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Receiving a Greater Share of Grace: Sixth Sunday after Pentecost, July 5th 2015 Christ Lutheran Church

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Sixth Sunday after Pentecost July 5th 2015 Christ Lutheran

Ezekiel 2:1-5 Psalm 123 2 Corinthians 12:2-10 Mark 6:1-13

Receiving a Greater Share of Grace

What wonderful lessons we have today! I’ll be just touching upon all of them today. I finally understood what this Psalm is about. Think about how your dog might look at your hands when you are about to give it a biscuit: that’s the same way that we are supposed to look to God’s hands, so that we receive a share of grace. Grace, that is, God’s favor comes to us in many forms, of course, and eye has not seen, nor ear heard, nor a heart been able to imagine the good things God has in store for those who love God and are called to the divine purpose.[1]

Ezekiel reminds us of the wonderful way God’s spirit stands us up, puts us on our feet and sends us with God’s message into our rebellious natures and bids us hear, reminding us like the last time, when we mourned and began repenting of our racist system that we are captured in and we look for ways to dismantle, so that we take down the walls that divide the races.

God can make unimaginably good things happen among us. Crimes and miracles are opposites. I like to show that we can experience equally miraculous power of love and kindness precisely in the reverse of a crime. The forgiveness of the families of the martyrs and members of Mother Emanuel Church in Charleston was like that. Their forgiveness made it possible for the people in the South to mourn and repent. Imagine if they had called for revenge? Their response can make us Christians somewhat more proud of our faith. I won’t expand about how we responded to 9/11 and all the troubles it has brought to the world, especially still in the Middle East. On July 4th it’s all right to celebrate, so we don’t have to go into that disaster.

But imagine if someone received the grace to do something wonderful for love and life, to the same degree and intensity as that racist did against life by inflicting demonic hate and evil. When God provides us a greater share of faith and grace in our hearts – miracles filled with angelic power far greater that the crimes of the demonic can come about and we pray that God might use us!

Now when Jesus was in his hometown of Nazareth, he was amazed at their unbelief. His small town people took his greatness against him. You realize that for a while, Jesus’ own family considered him insane.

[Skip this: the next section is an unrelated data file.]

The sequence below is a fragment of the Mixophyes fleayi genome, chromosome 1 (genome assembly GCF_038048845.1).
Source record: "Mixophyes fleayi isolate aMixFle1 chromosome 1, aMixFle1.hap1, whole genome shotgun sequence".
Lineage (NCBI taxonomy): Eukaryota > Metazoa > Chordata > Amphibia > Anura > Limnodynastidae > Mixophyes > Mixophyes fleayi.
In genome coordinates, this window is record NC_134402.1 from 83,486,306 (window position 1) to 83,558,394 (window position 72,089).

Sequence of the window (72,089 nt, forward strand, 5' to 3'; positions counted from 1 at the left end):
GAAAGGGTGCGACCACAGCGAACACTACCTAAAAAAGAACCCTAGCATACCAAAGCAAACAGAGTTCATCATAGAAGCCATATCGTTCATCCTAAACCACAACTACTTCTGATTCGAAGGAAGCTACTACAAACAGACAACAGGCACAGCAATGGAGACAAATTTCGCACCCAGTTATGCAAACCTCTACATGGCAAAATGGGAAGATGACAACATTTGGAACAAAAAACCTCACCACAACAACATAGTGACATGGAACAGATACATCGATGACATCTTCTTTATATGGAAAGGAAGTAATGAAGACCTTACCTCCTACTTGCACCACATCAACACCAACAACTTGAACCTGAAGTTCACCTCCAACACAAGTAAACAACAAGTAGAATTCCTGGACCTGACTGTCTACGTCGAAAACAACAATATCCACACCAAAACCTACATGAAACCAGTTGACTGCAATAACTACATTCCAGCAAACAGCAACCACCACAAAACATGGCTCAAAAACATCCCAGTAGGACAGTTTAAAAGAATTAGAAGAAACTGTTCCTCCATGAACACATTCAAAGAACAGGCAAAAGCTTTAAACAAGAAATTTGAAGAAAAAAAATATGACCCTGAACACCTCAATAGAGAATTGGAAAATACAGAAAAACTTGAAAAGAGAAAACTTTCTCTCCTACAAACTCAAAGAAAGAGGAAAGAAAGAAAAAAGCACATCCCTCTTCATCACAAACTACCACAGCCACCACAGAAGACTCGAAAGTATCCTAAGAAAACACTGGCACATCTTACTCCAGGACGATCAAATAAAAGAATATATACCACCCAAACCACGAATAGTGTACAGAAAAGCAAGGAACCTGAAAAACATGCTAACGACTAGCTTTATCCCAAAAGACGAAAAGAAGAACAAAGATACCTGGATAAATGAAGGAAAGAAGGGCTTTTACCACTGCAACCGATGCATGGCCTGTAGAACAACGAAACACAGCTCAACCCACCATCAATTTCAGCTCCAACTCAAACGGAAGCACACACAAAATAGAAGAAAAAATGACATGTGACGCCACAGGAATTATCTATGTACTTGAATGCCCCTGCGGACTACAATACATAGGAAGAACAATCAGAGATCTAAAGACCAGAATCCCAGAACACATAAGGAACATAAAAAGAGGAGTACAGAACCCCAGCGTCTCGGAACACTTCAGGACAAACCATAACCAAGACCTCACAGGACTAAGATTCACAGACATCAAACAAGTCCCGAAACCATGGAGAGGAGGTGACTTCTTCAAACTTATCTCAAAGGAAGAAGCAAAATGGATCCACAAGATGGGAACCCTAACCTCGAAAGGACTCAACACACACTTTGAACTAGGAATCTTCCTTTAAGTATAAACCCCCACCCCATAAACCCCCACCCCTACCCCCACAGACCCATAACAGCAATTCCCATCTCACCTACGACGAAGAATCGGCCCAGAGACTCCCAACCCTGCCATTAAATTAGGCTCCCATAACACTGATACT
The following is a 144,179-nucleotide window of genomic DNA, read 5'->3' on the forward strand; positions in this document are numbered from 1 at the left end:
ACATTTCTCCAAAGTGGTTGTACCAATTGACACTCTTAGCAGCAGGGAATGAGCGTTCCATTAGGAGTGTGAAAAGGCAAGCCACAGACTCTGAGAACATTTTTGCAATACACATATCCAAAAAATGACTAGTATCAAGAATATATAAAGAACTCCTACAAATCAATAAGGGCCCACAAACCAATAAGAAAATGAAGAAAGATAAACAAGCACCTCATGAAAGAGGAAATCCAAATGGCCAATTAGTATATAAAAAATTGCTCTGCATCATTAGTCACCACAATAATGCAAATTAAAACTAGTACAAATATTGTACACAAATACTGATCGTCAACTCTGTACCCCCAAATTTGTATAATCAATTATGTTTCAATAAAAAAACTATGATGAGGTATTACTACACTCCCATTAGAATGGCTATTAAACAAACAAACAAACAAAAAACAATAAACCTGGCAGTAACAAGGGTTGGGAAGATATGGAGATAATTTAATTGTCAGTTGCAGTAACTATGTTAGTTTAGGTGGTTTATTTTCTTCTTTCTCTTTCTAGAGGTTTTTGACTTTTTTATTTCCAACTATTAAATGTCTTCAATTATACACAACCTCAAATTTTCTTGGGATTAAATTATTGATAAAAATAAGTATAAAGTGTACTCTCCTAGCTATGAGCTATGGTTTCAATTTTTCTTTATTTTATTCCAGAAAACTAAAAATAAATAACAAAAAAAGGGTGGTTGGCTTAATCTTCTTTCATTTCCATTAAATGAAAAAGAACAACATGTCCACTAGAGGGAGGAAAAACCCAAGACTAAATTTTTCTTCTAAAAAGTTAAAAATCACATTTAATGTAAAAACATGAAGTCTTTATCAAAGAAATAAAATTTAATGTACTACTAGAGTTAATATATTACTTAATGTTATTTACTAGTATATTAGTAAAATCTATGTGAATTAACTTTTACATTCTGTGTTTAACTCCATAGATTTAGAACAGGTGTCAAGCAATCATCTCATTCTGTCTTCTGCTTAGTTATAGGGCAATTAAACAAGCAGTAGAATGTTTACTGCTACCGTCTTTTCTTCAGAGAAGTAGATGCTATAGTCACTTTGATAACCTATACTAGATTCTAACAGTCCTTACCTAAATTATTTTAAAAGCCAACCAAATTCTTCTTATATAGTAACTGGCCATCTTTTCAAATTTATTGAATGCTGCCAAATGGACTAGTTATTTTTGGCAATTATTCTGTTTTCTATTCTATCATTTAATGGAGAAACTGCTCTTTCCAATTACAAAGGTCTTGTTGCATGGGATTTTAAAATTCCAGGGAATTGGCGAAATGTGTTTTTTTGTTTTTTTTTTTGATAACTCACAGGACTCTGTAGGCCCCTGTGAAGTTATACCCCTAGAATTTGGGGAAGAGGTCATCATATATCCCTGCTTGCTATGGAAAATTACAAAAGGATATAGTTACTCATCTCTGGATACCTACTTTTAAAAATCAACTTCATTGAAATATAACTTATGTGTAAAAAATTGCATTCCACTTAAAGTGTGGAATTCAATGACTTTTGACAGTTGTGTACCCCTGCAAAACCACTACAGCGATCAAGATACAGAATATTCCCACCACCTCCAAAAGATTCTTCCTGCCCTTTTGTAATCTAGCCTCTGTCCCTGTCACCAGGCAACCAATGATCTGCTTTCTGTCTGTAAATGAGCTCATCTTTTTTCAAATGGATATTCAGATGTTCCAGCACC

We can compare that town to a pool of water with no stream of grace entering it and no flow of water streaming out into a river to the ocean; like that a community can become stagnant, so that everything dies in it. We need the Holy Spirit to stream into our congregation like fresh water, so that random acts of kindness and compassionate deeds of love flow out, so that all the fish we’ve caught in this congregation come alive, receive fresh new life, and experience the miracles of healing.

Jesus does not succumb to the damper that his hometown people and family put on him. He goes into high gear in response to that unbelief and, multiplying himself by twelve, sends out his twelve disciples two by two and gave them the authority to drive out demonic spirits, which are the harbingers of crime. Today among other concerns, Jesus would order them to preach and teach anti-racism; preach against White privilege and supremacy, let Black and White, Native American and White, Latino, Asian, Pacific Islander, what have you – lock our arms together, like soccer players on the sidelines hoping for a goal during a penalty kick. And our goal is to become one.

We often confuse unity with conformity or uniformity. True unity is internal. Therefore “true unity differentiates; it does not confound” – to quote Teilhard de Chardin. When we are one heart and soul, we can be as different outwardly as we want to be. Uniformity means that we all have to be the same outwardly and then no one knows where our hearts are. A uniform can mean the license to kill and that is why police and soldiers wear them. Internal unity, being one heart and soul together, makes new life, abundant life, and love issue forth. True unity, like in marriage, can mean the license for life and love, we might say.

St. Paul speaks of someone he knew 14 years ago caught up into the third heaven. Back them they thought of sub-lunar, solar, and astral space; that means, under the moon, in the solar region, and among the stars. (Don’t forget back then before Copernicus they believed the sun, moon, and stars revolved around the earth in different spheres.) St. Paul, says, “Whether in the body or outside the body, he did not know.” He’s really not fooling us: he’s talking about an experience that he had himself. He was somehow lifted up into a place like paradise and heard things that are not to be told that no mortal is permitted to repeat.